What is claimed is:

1. A process for the preparation of a copolymer of vinyl acetate and a polyoxyalkylene compound having at least four oxyalkylene units in its structure and being selected from the group consisting of polyoxyalkylene glycols, the lower alkyl monoethers of'said polyoxyalkylene glycols, and the monoesters of said polyoxyalkylene glycols with saturated aliphatic' carboxylic acids, comprising (a) forming a mixture consisting of monomeric vinyl acetate and the polyoxyalkylene compound, in proportions by weight, ranging from 10:1 to 1:10, and benzoyl peroxide in an amount ranging from 0.1% to 16% by weight of the vinyl acetate, and (b) subjecting the mixture to polymerizing temperatures in the range from 60 C. to the reflux temperature of the polymerizing mixture.

2. A process as claimed in claim 1, in which the pol;- oxyalkylene compound is a polyethylene glycol.

3. A process as claimedin claim 2, in which the proportions by'weight of vinyl acetate to polyethylene glycol are between 2:1 and 1:4.

'4. Aprocess as claimed in claim 3, in which the benzoyl peroxide. is between 0.5% and 5% by weight of the vinyl acetate. a

5. A"process as-claimed in claim 4 in which the mixture is polymerized at the refluxing temperature of the acids, comprising (a) preparing a copolymerby the process claimed in claim 1, (b) dissolving the copolymer in an alcohol selected from the group consisting of methanol and ethanol, (c) mixing with the resultant solution an alkaline alcoholysis catalyst for polyvinyl acetate, and (d) subsequently recovering the resultant hydrolyzed derivative.

7. A hydrolyzed derivative of a copolymer of vinyl acetate and a polyoxyalkylene compound having at least four oxyalkylene units in its structure and being selected from the group consisting of polyoxyalkylene glycols, the lower alkyl monoethers of said polyoxyalkylene glycols, and the monoesters of said polyoxyalkylene glycols with saturated aliphatic carboxylic acids, said copolymer having been prepared by the process claimed in claim 6.

References Cited in the file of this patent UNITED STATES PATENTS 2,211,266 Gibello Aug. 13, 1940 2,559,628 Joyce July 10, 1951 2,682,532 Adelman June 29, 1954 FOREIGN PATENTS 499,577 Canada Ian. 26, 1954 364,323 Great Britain Jan. 7, 1932

Patent Citations
Cited PatentFiling datePublication dateApplicantTitle
US2211266 *Dec 8, 1937Aug 13, 1940Nobel Francaise SocTextile sizing
US2559628 *Dec 13, 1948Jul 10, 1951Du PontFluorine-containing alcohols and process for preparing the same
US2682532 *Jan 27, 1950Jun 29, 1954Du PontPolyacetal preparation
CA499577A *Jan 26, 1954Shell DevMethod for polymerization and products produced thereby
GB364323A * Title not available
Referenced by
Citing PatentFiling datePublication dateApplicantTitle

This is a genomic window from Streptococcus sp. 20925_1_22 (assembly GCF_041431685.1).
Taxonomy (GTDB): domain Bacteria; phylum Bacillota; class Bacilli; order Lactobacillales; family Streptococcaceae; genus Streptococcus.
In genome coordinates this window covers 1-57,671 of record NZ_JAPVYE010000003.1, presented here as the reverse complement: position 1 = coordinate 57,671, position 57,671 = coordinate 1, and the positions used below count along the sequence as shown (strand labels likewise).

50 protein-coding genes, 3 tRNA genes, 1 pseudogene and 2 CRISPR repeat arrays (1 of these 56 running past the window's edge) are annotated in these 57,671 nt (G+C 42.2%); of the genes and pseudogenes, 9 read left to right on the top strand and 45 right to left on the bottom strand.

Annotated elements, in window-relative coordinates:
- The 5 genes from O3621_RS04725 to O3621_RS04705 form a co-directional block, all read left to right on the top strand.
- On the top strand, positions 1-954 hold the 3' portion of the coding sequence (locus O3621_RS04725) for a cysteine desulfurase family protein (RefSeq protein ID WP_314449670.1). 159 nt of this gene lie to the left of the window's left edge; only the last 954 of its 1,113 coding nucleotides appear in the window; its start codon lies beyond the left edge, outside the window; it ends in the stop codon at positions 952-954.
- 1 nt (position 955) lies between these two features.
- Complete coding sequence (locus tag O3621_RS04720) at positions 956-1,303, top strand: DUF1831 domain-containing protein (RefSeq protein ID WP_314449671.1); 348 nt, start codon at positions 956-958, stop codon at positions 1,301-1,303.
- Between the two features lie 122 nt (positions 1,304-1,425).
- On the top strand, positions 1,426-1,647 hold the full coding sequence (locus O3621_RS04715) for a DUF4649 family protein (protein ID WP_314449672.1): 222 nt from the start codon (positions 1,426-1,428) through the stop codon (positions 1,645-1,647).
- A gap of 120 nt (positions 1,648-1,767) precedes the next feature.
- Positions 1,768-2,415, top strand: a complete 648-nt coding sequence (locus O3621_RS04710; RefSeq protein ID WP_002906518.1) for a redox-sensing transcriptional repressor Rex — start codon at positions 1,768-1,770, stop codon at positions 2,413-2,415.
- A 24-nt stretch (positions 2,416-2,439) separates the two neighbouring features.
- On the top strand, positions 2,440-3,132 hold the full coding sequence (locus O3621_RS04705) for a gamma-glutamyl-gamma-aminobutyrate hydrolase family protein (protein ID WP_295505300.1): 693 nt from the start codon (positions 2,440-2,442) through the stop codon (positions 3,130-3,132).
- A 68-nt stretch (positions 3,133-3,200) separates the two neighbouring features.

US3188275 *Jun 21, 1962Jun 8, 1965Hoffmann La RocheVinyl acetate polyethylene glycol copolymer hair setting composition
US3218281 *Sep 22, 1958Nov 16, 1965Shawinigan Chem LtdPolymer emulsions with vinyl acetate-polyoxyalkylene compound copolymer as stabilizer
US3281377 *Mar 8, 1961Oct 25, 1966Hoechst AgAqueous suspension polymerization containing graft polymers of polyalkylene glycol/vinyl compounds and derivatives thereof, as dispersants
US3294711 *Apr 22, 1963Dec 27, 1966Bayer AgGraft polymers of vinyl acetate or vinyl chloride onto a saturated polyester backbone, and polyurethane foams therefrom
US3321430 *May 1, 1962May 23, 1967Bayer AgGraft polymers and a process for the production of aqueous dispersions thereof
US3321554 *Oct 3, 1961May 23, 1967Hoechst AgModified polymers of 1, 2-epoxyhydrocarbons and process for their manufacture
US3396038 *Jul 31, 1967Aug 6, 1968Monsanto CoChewing gum
US3478075 *Dec 20, 1965Nov 11, 1969Ici LtdTerpolymers containing polysiloxane,polyoxyalkylene,and polyvinyl ester blocks
US3546321 *Feb 8, 1967Dec 8, 1970Hercules IncPolyether graft copolymers
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US3963805 *Oct 30, 1974Jun 15, 1976Union Carbide CorporationWater swellable poly(alkylene oxide)
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US4618648 *Apr 26, 1985Oct 21, 1986Air Products And Chemicals, Inc.Copolymers of vinyl alcohol and poly(alkyleneoxy)acrylates
US4675360 *Aug 8, 1986Jun 23, 1987Air Products And Chemicals, Inc.Thermoplastically processed packaging articles comprising a copolymer of vinyl alcohol and poly(alkyleneoxy)acrylate
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Classifications
U.S. Classification525/56, 525/408, 525/60, 424/DIG.200, 525/62
International ClassificationC08F283/06
Cooperative ClassificationY10S424/02, C08F283/06
European ClassificationC08F283/06